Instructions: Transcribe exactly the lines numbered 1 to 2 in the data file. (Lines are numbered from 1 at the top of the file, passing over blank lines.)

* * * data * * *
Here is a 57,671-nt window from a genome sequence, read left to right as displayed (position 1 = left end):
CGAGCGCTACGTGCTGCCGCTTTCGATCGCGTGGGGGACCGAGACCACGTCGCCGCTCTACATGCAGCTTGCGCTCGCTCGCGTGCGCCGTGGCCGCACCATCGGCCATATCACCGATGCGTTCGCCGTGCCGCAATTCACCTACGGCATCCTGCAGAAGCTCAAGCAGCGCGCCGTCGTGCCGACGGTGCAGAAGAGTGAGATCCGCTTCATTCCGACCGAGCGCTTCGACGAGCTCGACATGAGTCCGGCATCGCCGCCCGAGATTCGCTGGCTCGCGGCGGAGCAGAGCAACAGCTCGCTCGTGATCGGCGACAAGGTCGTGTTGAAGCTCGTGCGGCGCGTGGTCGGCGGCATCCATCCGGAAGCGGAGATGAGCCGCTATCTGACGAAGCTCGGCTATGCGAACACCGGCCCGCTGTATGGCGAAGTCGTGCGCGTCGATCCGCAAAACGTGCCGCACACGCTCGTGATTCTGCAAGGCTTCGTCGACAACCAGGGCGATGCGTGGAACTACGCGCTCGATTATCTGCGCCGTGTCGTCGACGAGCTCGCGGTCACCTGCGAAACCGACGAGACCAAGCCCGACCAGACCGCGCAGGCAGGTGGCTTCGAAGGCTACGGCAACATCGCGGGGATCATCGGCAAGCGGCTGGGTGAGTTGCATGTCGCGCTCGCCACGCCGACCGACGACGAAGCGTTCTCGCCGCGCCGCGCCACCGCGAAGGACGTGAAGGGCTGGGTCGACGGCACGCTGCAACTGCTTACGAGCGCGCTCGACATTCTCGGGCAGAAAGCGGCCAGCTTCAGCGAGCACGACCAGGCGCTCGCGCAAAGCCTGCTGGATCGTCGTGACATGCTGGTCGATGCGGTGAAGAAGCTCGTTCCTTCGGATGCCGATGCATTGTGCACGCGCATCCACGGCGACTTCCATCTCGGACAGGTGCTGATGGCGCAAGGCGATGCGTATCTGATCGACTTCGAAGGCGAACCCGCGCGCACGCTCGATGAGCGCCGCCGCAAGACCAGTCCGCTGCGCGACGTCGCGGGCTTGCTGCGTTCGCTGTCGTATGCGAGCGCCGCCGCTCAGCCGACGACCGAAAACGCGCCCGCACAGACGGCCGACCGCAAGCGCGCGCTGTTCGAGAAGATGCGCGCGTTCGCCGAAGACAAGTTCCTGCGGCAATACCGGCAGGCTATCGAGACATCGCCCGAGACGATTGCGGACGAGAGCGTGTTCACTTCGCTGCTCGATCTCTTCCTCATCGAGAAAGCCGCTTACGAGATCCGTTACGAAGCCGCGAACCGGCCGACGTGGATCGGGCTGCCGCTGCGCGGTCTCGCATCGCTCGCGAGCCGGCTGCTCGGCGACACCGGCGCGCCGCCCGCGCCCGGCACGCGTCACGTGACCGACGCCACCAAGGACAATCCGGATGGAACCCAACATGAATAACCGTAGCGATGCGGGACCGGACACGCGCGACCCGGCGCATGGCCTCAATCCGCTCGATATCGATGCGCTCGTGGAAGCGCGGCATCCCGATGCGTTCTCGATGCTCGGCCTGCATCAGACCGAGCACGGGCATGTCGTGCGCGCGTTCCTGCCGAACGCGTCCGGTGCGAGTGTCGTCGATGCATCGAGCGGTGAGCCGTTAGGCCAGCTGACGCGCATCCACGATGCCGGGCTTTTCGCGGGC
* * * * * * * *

Here is a 57,671-nt window from a genome sequence, read left to right as displayed (position 1 = left end):
CGAGCGCTACGTGCTGCCGCTTTCGATCGCGTGGGGGACCGAGACCACGTCGCCGCTCTACATGCAGCTTGCGCTCGCTCGCGTGCGCCGTGGCCGCACCATCGGCCATATCACCGATGCGTTCGCCGTGCCGCAATTCACCTACGGCATCCTGCAGAAGCTCAAGCAGCGCGCCGTCGTGCCGACGGTGCAGAAGAGTGAGATCCGCTTCATTCCGACCGAGCGCTTCGACGAGCTCGACATGAGTCCGGCATCGCCGCCCGAGATTCGCTGGCTCGCGGCGGAGCAGAGCAACAGCTCGCTCGTGATCGGCGACAAGGTCGTGTTGAAGCTCGTGCGGCGCGTGGTCGGCGGCATCCATCCGGAAGCGGAGATGAGCCGCTATCTGACGAAGCTCGGCTATGCGAACACCGGCCCGCTGTATGGCGAAGTCGTGCGCGTCGATCCGCAAAACGTGCCGCACACGCTCGTGATTCTGCAAGGCTTCGTCGACAACCAGGGCGATGCGTGGAACTACGCGCTCGATTATCTGCGCCGTGTCGTCGACGAGCTCGCGGTCACCTGCGAAACCGACGAGACCAAGCCCGACCAGACCGCGCAGGCAGGTGGCTTCGAAGGCTACGGCAACATCGCGGGGATCATCGGCAAGCGGCTGGGTGAGTTGCATGTCGCGCTCGCCACGCCGACCGACGACGAAGCGTTCTCGCCGCGCCGCGCCACCGCGAAGGACGTGAAGGGCTGGGTCGACGGCACGCTGCAACTGCTTACGAGCGCGCTCGACATTCTCGGGCAGAAAGCGGCCAGCTTCAGCGAGCACGACCAGGCGCTCGCGCAAAGCCTGCTGGATCGTCGTGACATGCTGGTCGATGCGGTGAAGAAGCTCGTTCCTTCGGATGCCGATGCATTGTGCACGCGCATCCACGGCGACTTCCATCTCGGACAGGTGCTGATGGCGCAAGGCGATGCGTATCTGATCGACTTCGAAGGCGAACCCGCGCGCACGCTCGATGAGCGCCGCCGCAAGACCAGTCCGCTGCGCGACGTCGCGGGCTTGCTGCGTTCGCTGTCGTATGCGAGCGCCGCCGCTCAGCCGACGACCGAAAACGCGCCCGCACAGACGGCCGACCGCAAGCGCGCGCTGTTCGAGAAGATGCGCGCGTTCGCCGAAGACAAGTTCCTGCGGCAATACCGGCAGGCTATCGAGACATCGCCCGAGACGATTGCGGACGAGAGCGTGTTCACTTCGCTGCTCGATCTCTTCCTCATCGAGAAAGCCGCTTACGAGATCCGTTACGAAGCCGCGAACCGGCCGACGTGGATCGGGCTGCCGCTGCGCGGTCTCGCATCGCTCGCGAGCCGGCTGCTCGGCGACACCGGCGCGCCGCCCGCGCCCGGCACGCGTCACGTGACCGACGCCACCAAGGACAATCCGGATGGAACCCAACATGAATAACCGTAGCGATGCGGGACCGGACACGCGCGACCCGGCGCATGGCCTCAATCCGCTCGATATCGATGCGCTCGTGGAAGCGCGGCATCCCGATGCGTTCTCGATGCTCGGCCTGCATCAGACCGAGCACGGGCATGTCGTGCGCGCGTTCCTGCCGAACGCGTCCGGTGCGAGTGTCGTCGATGCATCGAGCGGTGAGCCGTTAGGCCAGCTGACGCGCATCCACGATGCCGGGCTTTTCGCGGGC